As she explains all this to me, I am beginning to understand the nature of biomedical research in Singapore, on which millions of dollars have been spent. It is all part of the country's multibillion-dollar R&D effort to find new ways to grow the economy. But it's not just about trying to find the latest scientific breakthrough that might lead to a new drug.
That's an expensive gamble with no guarantee of success.
It's also about helping to improve, even if incrementally, the way doctors treat the disease.
That's the public health part which Dr Ng first became involved in when the Sars epidemic hit Singapore in 2003, when she was still a rookie scientist working at the Genome Institute of Singapore.
She had been roped in despite her relative inexperience because her doctoral research had been on avian coronavirus.
When I ask her for examples of how her current work has led to better healthcare, she cites the way Singapore has been able to determine which chikungunya patients are likely to develop mild symptoms compared to those with more complicated reactions, from their blood samples. It helps hospitals better decide who to send home and who to admit for closer observation and treatment.
Singapore is able to do this better than many other countries because it has a well-organised healthcare system able to track patient cohorts accurately. This is unlike in some countries where researchers can't be sure the patients they study have not also been infected with some other disease apart from the one being studied.
She lets on that that was what her counterpart in the Reunion Island had told her when a chikungunya outbreak took place.
Patients there had developed more severe reactions than those being observed in Singapore but researchers could not tell for sure if there were other causes.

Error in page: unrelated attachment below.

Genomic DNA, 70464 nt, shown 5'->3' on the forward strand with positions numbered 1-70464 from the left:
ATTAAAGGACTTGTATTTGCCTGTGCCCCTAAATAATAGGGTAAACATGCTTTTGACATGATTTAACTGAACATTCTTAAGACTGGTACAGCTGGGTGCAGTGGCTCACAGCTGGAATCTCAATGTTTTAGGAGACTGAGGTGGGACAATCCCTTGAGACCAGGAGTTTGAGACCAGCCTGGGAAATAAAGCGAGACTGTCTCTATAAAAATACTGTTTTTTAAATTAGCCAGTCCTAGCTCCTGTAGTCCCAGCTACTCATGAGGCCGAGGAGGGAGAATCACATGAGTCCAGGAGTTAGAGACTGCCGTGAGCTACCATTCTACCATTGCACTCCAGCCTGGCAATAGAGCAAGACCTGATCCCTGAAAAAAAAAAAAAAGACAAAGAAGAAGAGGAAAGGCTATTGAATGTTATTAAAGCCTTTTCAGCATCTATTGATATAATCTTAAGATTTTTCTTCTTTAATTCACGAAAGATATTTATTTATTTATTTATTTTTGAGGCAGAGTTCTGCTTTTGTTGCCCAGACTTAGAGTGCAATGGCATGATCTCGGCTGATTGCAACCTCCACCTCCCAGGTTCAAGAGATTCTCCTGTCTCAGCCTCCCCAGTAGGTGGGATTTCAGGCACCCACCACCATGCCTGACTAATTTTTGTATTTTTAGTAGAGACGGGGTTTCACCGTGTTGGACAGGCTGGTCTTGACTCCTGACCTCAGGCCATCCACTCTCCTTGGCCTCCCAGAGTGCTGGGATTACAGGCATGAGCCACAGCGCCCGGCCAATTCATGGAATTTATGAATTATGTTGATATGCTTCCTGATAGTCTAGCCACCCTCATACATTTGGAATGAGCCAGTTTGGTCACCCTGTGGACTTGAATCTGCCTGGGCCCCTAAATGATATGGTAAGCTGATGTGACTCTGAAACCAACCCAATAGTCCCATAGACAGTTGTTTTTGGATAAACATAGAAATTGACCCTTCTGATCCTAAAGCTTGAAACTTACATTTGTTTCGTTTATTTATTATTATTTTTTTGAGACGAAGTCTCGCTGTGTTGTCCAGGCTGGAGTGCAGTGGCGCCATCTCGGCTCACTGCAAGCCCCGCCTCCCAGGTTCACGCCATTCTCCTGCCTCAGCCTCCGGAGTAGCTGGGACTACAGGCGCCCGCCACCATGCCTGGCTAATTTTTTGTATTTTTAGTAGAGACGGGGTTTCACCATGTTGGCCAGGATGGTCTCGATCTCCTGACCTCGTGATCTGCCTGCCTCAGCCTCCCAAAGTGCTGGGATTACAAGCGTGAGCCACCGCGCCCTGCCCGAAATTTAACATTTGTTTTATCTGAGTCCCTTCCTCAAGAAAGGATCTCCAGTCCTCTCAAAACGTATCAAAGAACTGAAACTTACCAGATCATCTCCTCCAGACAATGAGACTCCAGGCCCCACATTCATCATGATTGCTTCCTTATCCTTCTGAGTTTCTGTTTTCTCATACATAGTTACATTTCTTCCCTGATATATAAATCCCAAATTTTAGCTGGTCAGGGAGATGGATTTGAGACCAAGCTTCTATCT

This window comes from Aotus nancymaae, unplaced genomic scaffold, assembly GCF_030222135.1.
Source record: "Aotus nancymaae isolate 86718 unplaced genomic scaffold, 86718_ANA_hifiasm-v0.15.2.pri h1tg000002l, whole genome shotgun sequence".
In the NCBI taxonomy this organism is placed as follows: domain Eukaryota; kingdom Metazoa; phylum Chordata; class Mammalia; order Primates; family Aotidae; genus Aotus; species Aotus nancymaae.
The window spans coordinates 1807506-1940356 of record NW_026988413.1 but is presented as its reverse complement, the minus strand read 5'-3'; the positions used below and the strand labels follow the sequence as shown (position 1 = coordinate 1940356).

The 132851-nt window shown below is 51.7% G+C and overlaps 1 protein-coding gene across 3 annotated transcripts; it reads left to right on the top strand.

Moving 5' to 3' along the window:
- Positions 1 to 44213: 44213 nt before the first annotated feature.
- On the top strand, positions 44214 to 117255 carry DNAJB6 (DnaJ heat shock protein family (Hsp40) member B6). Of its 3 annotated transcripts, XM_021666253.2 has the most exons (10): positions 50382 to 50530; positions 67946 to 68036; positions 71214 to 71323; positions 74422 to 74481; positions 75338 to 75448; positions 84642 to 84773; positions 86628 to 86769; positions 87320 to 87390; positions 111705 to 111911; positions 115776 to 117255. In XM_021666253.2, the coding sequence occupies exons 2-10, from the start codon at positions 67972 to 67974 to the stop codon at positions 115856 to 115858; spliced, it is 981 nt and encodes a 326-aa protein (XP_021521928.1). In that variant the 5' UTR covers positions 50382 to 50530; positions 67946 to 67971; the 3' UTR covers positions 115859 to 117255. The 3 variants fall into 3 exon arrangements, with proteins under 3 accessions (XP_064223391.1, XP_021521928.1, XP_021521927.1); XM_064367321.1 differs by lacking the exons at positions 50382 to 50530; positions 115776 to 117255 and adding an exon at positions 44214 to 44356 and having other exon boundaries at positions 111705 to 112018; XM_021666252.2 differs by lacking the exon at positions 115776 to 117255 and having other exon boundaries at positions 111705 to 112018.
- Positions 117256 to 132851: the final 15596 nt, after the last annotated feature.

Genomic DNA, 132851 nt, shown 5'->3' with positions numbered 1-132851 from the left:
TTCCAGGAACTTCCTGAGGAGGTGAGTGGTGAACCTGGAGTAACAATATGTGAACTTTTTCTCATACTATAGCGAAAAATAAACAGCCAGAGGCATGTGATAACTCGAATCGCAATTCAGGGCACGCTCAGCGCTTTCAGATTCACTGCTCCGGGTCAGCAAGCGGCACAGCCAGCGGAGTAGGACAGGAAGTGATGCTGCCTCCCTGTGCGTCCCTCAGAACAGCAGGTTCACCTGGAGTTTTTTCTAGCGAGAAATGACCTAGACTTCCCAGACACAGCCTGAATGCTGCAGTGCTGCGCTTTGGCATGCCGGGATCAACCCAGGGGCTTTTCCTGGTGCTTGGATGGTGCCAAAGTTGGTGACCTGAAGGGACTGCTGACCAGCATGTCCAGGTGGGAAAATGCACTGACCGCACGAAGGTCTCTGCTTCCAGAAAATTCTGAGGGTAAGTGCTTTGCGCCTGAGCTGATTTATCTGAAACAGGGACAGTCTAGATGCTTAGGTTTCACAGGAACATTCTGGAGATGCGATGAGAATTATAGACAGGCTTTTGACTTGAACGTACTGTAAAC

They told her: "When Singapore says this is a chikungunya patient, it is a real, clean chikungunya case."
As a result, scientists here are able to carry out their experiments with a high degree of confidence.
She says with some pride that the work they did profiling chikungunya is probably unmatched, and used by researchers elsewhere as a benchmark.
Indeed it came in useful during the recent Zika outbreak in various parts of the world: Because the symptoms were so similar to those of dengue and chikungunya, researchers were able to determine, based on the Singapore reference, that they were in fact dealing with another virus.
It turned out to be Zika.
In fact, Dr Ng had started work on the virus after the number of local chikungunya cases dwindled and there were not enough patients left to study.
It's a tricky virus to research, she says, because the symptoms are often very mild. "So, you and I might have already been infected without us knowing."
When Zika finally appeared here earlier this year, she says, "everything went crazy".
There must be a method to the craziness though because the World Health Organisation later declared that Singapore's handling of the outbreak was a model for other countries to emulate.
An important part of the success has to do with scientists like Dr Ng having close ties with medical colleagues working in the hospitals.
It takes time to develop this and the best partnerships are usually the result of an informal network of close collaborators.
Dr Ng credits her working relationship with Professor Leo Yee Sin, who heads the Institute of Infectious Diseases and Epidemiology at Tan Tock Seng Hospital, for what they have been able to achieve so far.
The result may not be as dramatic as discovering a new drug or vaccine.
But when lives are saved, the returns are no less satisfying.
A version of this article appeared in the print edition of The Sunday Times on October 23, 2016, with the headline 'Getting a buzz out of studying the chikungunya virus'. Print Edition | Subscribe